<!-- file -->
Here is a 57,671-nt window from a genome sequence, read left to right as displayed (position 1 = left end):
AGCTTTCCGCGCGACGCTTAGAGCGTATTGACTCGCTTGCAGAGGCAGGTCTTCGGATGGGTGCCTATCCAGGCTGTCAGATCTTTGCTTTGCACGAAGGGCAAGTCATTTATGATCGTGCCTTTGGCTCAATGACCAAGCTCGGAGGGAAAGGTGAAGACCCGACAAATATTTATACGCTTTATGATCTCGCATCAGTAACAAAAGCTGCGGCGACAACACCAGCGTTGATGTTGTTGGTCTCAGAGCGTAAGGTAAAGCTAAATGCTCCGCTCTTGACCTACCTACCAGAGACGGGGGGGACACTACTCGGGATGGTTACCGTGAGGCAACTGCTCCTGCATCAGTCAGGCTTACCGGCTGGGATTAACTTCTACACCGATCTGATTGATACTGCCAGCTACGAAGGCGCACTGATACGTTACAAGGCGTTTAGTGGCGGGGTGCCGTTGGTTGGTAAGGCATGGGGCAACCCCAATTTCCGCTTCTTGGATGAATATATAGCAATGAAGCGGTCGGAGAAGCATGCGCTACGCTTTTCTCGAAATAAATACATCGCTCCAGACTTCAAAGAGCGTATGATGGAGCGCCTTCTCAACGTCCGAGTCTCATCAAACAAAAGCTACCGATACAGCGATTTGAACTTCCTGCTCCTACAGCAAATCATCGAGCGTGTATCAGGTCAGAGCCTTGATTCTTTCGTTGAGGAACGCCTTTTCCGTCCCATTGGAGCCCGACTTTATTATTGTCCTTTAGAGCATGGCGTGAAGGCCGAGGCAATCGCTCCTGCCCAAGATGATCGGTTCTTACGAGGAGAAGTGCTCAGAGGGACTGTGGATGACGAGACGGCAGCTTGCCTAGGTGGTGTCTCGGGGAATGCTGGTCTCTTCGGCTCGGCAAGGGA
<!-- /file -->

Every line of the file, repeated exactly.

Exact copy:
Here is a 57,671-nt window from a genome sequence, read left to right as displayed (position 1 = left end):
AGCTTTCCGCGCGACGCTTAGAGCGTATTGACTCGCTTGCAGAGGCAGGTCTTCGGATGGGTGCCTATCCAGGCTGTCAGATCTTTGCTTTGCACGAAGGGCAAGTCATTTATGATCGTGCCTTTGGCTCAATGACCAAGCTCGGAGGGAAAGGTGAAGACCCGACAAATATTTATACGCTTTATGATCTCGCATCAGTAACAAAAGCTGCGGCGACAACACCAGCGTTGATGTTGTTGGTCTCAGAGCGTAAGGTAAAGCTAAATGCTCCGCTCTTGACCTACCTACCAGAGACGGGGGGGACACTACTCGGGATGGTTACCGTGAGGCAACTGCTCCTGCATCAGTCAGGCTTACCGGCTGGGATTAACTTCTACACCGATCTGATTGATACTGCCAGCTACGAAGGCGCACTGATACGTTACAAGGCGTTTAGTGGCGGGGTGCCGTTGGTTGGTAAGGCATGGGGCAACCCCAATTTCCGCTTCTTGGATGAATATATAGCAATGAAGCGGTCGGAGAAGCATGCGCTACGCTTTTCTCGAAATAAATACATCGCTCCAGACTTCAAAGAGCGTATGATGGAGCGCCTTCTCAACGTCCGAGTCTCATCAAACAAAAGCTACCGATACAGCGATTTGAACTTCCTGCTCCTACAGCAAATCATCGAGCGTGTATCAGGTCAGAGCCTTGATTCTTTCGTTGAGGAACGCCTTTTCCGTCCCATTGGAGCCCGACTTTATTATTGTCCTTTAGAGCATGGCGTGAAGGCCGAGGCAATCGCTCCTGCCCAAGATGATCGGTTCTTACGAGGAGAAGTGCTCAGAGGGACTGTGGATGACGAGACGGCAGCTTGCCTAGGTGGTGTCTCGGGGAATGCTGGTCTCTTCGGCTCGGCAAGGGA